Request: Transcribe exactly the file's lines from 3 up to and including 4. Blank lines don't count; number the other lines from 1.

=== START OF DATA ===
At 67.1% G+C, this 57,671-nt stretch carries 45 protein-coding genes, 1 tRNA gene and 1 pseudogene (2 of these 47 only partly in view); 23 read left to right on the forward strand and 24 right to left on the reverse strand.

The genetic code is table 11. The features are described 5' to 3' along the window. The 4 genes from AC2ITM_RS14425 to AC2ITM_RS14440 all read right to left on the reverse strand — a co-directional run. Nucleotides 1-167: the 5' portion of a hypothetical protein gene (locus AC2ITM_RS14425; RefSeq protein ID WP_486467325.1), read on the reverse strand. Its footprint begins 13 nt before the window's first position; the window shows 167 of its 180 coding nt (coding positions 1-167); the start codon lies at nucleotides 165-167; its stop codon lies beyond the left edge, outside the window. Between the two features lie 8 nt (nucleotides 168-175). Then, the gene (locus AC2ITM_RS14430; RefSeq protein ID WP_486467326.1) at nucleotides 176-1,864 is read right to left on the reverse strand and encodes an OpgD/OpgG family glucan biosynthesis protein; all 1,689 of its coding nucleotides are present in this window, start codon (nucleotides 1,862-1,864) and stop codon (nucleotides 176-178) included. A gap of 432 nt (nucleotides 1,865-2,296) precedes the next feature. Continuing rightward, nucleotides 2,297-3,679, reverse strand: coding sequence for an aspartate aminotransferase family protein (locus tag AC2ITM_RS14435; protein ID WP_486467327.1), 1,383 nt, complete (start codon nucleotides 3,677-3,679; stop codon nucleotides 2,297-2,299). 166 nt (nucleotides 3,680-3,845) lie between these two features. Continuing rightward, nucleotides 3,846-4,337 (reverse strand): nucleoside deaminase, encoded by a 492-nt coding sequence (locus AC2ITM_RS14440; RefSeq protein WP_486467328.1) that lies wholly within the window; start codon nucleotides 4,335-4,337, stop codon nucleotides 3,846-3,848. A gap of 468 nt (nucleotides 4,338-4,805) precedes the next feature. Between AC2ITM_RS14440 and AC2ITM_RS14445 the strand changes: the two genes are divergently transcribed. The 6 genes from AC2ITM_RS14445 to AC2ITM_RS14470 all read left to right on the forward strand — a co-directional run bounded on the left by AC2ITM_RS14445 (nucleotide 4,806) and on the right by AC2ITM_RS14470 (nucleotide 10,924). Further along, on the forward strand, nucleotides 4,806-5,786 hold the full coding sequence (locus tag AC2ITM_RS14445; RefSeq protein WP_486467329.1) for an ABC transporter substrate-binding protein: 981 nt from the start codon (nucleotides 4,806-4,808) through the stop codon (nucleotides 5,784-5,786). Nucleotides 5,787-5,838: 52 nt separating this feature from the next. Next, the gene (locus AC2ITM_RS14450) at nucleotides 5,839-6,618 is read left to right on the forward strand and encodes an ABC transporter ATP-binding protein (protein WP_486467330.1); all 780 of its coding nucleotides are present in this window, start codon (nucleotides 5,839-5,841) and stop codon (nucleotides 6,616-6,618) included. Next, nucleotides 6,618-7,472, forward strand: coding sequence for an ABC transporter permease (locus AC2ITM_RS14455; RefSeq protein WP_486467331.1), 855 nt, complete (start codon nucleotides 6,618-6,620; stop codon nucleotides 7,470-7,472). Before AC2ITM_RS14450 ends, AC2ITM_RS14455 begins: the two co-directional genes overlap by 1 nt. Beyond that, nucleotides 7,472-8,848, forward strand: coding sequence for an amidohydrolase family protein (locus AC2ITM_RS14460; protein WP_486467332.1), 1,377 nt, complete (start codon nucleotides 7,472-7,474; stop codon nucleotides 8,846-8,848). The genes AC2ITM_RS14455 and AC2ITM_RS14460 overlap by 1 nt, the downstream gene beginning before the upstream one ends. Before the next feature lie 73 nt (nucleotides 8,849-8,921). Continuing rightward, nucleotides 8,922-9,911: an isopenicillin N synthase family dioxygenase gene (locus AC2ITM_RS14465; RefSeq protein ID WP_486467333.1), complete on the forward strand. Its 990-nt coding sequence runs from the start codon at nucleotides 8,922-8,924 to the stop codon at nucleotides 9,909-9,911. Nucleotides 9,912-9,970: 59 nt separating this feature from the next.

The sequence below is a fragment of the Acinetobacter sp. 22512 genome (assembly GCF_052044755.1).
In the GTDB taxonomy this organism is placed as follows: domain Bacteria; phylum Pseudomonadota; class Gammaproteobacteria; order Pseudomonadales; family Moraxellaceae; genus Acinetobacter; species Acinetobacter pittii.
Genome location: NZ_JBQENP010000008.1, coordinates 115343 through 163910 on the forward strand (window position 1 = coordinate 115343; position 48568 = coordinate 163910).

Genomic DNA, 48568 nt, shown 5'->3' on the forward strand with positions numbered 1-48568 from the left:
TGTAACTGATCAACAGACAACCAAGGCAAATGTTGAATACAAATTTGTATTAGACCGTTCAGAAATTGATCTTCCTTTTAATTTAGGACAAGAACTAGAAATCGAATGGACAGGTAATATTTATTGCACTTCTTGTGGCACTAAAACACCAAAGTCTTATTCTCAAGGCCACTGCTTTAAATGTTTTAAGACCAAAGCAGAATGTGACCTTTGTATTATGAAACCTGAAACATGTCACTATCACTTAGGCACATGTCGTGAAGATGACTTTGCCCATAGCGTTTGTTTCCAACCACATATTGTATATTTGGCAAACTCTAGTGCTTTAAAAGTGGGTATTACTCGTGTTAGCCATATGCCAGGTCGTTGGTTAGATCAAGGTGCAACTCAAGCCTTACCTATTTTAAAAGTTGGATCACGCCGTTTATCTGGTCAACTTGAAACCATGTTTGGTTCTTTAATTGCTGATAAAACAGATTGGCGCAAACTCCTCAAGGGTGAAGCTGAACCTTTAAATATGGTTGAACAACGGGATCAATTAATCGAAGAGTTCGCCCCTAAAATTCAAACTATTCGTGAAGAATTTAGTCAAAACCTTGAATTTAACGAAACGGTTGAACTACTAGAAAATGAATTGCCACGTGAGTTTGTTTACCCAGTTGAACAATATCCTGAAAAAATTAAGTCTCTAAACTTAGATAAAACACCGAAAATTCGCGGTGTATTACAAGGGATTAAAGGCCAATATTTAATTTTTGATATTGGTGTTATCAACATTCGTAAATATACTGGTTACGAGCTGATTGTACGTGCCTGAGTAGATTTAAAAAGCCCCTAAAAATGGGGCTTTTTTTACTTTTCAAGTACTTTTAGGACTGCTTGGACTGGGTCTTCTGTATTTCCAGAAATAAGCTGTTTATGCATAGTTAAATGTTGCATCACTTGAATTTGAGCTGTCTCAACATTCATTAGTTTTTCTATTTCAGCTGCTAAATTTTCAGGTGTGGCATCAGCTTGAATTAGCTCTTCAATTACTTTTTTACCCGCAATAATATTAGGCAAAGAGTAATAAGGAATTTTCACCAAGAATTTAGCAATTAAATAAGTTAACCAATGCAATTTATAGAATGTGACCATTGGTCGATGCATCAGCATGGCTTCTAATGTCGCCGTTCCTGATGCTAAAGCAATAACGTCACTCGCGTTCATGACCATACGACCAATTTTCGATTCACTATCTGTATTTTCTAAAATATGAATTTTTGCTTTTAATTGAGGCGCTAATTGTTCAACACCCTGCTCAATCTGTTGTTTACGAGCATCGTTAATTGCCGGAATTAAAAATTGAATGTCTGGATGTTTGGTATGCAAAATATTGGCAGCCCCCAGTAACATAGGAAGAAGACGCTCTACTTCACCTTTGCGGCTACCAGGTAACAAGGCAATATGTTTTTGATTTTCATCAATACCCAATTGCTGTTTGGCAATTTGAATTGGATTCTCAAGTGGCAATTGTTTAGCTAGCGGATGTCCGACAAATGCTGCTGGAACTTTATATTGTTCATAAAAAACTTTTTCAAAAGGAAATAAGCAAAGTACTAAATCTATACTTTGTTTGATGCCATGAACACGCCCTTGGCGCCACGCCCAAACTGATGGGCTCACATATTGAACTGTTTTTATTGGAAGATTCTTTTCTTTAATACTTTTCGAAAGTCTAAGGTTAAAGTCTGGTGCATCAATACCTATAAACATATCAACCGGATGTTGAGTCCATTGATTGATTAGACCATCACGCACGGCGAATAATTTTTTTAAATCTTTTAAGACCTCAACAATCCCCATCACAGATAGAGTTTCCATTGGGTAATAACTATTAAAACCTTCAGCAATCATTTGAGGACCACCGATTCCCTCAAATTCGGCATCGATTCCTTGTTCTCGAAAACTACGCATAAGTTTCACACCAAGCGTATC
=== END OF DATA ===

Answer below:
The sequence below is a fragment of the Acinetobacter sp. 22512 genome (assembly GCF_052044755.1).
In the GTDB taxonomy this organism is placed as follows: domain Bacteria; phylum Pseudomonadota; class Gammaproteobacteria; order Pseudomonadales; family Moraxellaceae; genus Acinetobacter; species Acinetobacter pittii.